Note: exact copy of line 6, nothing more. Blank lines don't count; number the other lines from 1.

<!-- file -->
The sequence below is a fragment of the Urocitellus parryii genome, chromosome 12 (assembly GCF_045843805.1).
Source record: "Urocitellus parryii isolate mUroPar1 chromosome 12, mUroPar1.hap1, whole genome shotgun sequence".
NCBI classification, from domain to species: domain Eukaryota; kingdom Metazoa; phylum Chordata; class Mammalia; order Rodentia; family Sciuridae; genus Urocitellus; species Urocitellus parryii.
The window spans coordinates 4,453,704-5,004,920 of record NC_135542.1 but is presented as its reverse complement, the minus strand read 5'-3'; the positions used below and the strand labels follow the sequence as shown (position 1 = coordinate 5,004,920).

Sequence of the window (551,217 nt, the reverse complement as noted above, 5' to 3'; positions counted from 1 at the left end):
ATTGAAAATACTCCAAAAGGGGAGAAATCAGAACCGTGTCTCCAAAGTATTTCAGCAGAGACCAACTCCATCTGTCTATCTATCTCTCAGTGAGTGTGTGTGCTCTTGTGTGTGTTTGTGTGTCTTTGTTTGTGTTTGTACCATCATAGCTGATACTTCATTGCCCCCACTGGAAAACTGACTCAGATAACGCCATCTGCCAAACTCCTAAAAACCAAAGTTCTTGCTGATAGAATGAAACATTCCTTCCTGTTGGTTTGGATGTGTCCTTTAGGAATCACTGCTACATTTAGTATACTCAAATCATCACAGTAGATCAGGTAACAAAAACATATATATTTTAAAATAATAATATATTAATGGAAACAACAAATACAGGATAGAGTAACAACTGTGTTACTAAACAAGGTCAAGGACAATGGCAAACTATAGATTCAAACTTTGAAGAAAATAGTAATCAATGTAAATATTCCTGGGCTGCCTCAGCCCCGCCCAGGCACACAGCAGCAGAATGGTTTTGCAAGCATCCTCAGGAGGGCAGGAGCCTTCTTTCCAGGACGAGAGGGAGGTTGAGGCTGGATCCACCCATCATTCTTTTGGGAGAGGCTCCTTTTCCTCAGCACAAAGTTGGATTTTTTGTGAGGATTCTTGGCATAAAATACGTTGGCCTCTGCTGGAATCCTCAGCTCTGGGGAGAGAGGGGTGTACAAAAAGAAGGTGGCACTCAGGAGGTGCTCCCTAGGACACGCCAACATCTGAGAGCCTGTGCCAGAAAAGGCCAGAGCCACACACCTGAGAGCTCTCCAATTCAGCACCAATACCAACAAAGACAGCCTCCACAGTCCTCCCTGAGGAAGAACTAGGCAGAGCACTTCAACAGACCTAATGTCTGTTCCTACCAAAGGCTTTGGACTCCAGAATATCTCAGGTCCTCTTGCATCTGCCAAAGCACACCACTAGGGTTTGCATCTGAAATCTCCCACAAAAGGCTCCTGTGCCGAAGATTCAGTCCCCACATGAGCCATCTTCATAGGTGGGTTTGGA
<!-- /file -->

ATTGAAAATACTCCAAAAGGGGAGAAATCAGAACCGTGTCTCCAAAGTATTTCAGCAGAGACCAACTCCATCTGTCTATCTATCTCTCAGTGAGTGTGTGTGCTCTTGTGTGTGTTTGTGTGTCTTTGTTTGTGTTTGTACCATCATAGCTGATACTTCATTGCCCCCACTGGAAAACTGACTCAGATAACGCCATCTGCCAAACTCCTAAAAACCAAAGTTCTTGCTGATAGAATGAAACATTCCTTCCTGTTGGTTTGGATGTGTCCTTTAGGAATCACTGCTACATTTAGTATACTCAAATCATCACAGTAGATCAGGTAACAAAAACATATATATTTTAAAATAATAATATATTAATGGAAACAACAAATACAGGATAGAGTAACAACTGTGTTACTAAACAAGGTCAAGGACAATGGCAAACTATAGATTCAAACTTTGAAGAAAATAGTAATCAATGTAAATATTCCTGGGCTGCCTCAGCCCCGCCCAGGCACACAGCAGCAGAATGGTTTTGCAAGCATCCTCAGGAGGGCAGGAGCCTTCTTTCCAGGACGAGAGGGAGGTTGAGGCTGGATCCACCCATCATTCTTTTGGGAGAGGCTCCTTTTCCTCAGCACAAAGTTGGATTTTTTGTGAGGATTCTTGGCATAAAATACGTTGGCCTCTGCTGGAATCCTCAGCTCTGGGGAGAGAGGGGTGTACAAAAAGAAGGTGGCACTCAGGAGGTGCTCCCTAGGACACGCCAACATCTGAGAGCCTGTGCCAGAAAAGGCCAGAGCCACACACCTGAGAGCTCTCCAATTCAGCACCAATACCAACAAAGACAGCCTCCACAGTCCTCCCTGAGGAAGAACTAGGCAGAGCACTTCAACAGACCTAATGTCTGTTCCTACCAAAGGCTTTGGACTCCAGAATATCTCAGGTCCTCTTGCATCTGCCAAAGCACACCACTAGGGTTTGCATCTGAAATCTCCCACAAAAGGCTCCTGTGCCGAAGATTCAGTCCCCACATGAGCCATCTTCATAGGTGGGTTTGGA